Hannah and Samuel Jones’ family remained at Blandwood, likely until 1873 when new owners, Emma and Julius Gray, moved into the house. Though enslaved people were not legally permitted to be married, Hannah Wiley and Samuel Jones recorded a ceremonial marriage on October 15, 1861, after emancipation, when this union was legally recognized on August 26, 1866.
Although the 1870 census date confirms their residency at Blandwood, by the time of the 1880 Census, 51-year-old Hannah was the head of her own household. She was listed as married, not widowed, and literate. Literacy among enslaved people, made illegal by state statute in 1831, was a curious side-note for the former governor’s household. Both of her children, John (age 16) and Annie (age 13) were also literate. In 1880, Hannah was listed as a self-employed laundress. Her home was in the African American village of Warnersville, a suburb created by Quaker Yardley Warner and managed by Black businessman Harmon Unthank at the close of the Civil War. Today, the community remains just 2,000 feet south of Blandwood and serves as an important touchstone for Greensboro’s past.
In 1890, Hannah purchased two acres of land on Jones Alley in the Warnersville community from Lucy Morehead (widow of Eugene Morehead) for $160. However, this new home was to be the site of a terrible tragedy for Hannah. On March 1, 1895, the Raleigh News and Observer published an article entitled “Negro Woman Burned to Death. Greensboro, N.C. Feb 28.” The article stated “Hannah Jones, of this place, an aged colored woman fell into the fire in a fit last night, and being alone, she was not discovered until this morning when she was found burned to a crisp. She is still alive, but cannot live.”
The article was followed on March 6, 1895 by another in the Greensboro Patriot which stated “An old colored woman named Hannah Jones, living in Warnersville, fell into the fire last Thursday evening while alone in the house and she was not discovered until the next day, and by that time she was fearfully burned and it was not thought at first that she would live, but since then she has begun to recover.” Despite this optimistic prognosis, Hannah soon succumbed to her injuries.
On March 18, 1895, the Last Will and Testament of Hannah Jones was probated, declaring the net value of her estate as $650.00 with beneficiaries including four grandchildren. The first grandchild was Napoleon Doak, son of Ed Doak. Ed Doak (1856 – 1916), Hannah’s son with a man identified as Jack Doak, was born years before Hannah’s marriage with Samuel Jones. Beneficiaries also included a second grandchild Frank Jones, son of John Jones of New York. The third and fourth grandchildren Eva and Flossie, were daughters of Annie Jones.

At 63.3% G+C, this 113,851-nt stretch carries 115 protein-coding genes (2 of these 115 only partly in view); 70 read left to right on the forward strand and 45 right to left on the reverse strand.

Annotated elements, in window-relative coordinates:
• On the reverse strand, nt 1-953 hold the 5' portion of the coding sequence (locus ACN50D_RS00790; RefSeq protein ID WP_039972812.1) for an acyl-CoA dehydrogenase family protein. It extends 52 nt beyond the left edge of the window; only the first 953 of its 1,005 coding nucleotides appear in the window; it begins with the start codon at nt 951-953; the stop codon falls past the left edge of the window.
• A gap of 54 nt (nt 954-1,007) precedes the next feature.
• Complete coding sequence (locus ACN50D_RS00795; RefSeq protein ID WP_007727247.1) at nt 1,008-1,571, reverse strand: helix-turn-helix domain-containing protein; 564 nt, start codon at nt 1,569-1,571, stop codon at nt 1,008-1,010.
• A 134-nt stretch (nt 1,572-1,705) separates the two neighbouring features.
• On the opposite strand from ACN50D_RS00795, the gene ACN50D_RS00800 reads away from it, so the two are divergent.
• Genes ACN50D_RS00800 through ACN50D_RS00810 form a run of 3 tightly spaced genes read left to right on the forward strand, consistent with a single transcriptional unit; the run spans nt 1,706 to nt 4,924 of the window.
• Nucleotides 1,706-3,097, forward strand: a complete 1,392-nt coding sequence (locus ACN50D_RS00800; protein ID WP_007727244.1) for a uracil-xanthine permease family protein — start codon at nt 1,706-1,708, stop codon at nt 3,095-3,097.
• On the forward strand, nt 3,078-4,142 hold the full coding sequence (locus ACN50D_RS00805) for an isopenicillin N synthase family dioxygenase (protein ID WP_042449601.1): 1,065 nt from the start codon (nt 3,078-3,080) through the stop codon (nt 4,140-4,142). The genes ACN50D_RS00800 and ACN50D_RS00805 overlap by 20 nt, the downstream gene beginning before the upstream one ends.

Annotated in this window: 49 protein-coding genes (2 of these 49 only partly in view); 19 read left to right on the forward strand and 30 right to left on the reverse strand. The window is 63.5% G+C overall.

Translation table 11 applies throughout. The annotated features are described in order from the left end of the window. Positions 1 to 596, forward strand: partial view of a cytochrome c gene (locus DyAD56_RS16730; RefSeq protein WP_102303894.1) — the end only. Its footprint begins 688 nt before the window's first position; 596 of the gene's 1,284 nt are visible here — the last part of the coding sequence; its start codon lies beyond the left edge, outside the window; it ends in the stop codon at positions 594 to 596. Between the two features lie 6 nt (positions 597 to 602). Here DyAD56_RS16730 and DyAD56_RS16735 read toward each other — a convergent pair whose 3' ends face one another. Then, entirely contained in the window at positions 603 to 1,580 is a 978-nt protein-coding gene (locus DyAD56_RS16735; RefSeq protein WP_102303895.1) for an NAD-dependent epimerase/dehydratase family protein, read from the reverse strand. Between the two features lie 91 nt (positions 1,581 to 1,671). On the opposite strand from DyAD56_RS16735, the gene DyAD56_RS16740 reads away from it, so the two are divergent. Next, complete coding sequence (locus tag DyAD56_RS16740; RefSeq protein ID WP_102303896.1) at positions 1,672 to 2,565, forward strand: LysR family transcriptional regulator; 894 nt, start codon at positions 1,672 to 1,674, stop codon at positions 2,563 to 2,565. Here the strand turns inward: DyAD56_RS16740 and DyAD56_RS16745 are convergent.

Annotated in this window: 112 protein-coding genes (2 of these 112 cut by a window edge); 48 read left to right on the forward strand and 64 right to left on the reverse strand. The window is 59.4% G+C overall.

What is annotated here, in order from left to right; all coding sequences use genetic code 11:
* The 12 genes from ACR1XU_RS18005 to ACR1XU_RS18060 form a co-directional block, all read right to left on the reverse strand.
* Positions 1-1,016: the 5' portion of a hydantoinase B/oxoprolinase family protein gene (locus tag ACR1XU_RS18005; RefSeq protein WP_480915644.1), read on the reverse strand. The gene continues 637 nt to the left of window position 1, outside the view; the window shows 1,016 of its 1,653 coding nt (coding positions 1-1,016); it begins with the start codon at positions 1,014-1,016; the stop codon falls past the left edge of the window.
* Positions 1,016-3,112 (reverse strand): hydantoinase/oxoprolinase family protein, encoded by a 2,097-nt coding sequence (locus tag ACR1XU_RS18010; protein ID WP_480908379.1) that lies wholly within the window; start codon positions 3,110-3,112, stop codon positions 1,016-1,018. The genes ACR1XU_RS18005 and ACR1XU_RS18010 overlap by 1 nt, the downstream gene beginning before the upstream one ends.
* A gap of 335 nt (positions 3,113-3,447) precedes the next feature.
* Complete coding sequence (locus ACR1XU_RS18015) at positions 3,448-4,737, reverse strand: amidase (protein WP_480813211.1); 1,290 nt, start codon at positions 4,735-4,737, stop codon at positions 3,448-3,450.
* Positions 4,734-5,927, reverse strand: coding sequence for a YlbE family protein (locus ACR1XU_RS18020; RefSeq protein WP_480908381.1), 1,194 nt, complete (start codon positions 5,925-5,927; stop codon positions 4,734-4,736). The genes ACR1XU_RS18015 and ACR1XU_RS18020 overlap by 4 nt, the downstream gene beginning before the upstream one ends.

Scant newspaper passages and historical documentation implies the important role Hannah held at Blandwood and in relation to the Morehead family. The fact that Hannah was able to provide an inheritance to benefit her grandchildren through her estate is testimony to her resilience and empowerment despite oppression and systemic racism.
The 1870 Federal Census affirms that Tinnan remained a resident of Blandwood in 1870, but the Guilford County Register of Deeds recorded in Book 44, Page 16 that on May 6, 1871, Tinnan purchased a quarter-acre lot from Harman and Maria Unthank for $100. Unthank was a businessman and unofficial mayor of Warnersville, and a sales agent for early land acquisitions.
On May 21, 1873, at 28 years old, Tinnan married Mary McLean. The marriage record also indicates that Tinnan was the son of Samuel Ellison and Sarah Walker, which provides important documentation about his family. His bride, Mary Mclean, was the 23-year-old daughter of Wash Mebane and Milly Unthank. The pair were married by Reverend W. W. Morgan. Their union resulted in the birth of a daughter, also named Mary, though the 1868 date of birth predated their marriage.
After marriage, Tinnan grew more active in the Warnersville community. On February 13, 1874, he was referenced among an elite group of Black men in “An Act to Incorporate Saint John’s Lodge, Number Twelve, of Free and Accepted Ancient York Masons, of Greensboro’, Guilford Count NC.” Those referenced as founders were William W. Morgan, William A. Minor, G. Tinnin Morehead, George W. Roan, Harman Unthank, Pinkney Jones, Samuel Wiley, James F. Morehead, J. R. Nache [likely a misspelling of Nocho], and Anderson Nelson.
Disparate historical records reflect Tinnan’s professional and civic activities, suggesting his full and active life in the area.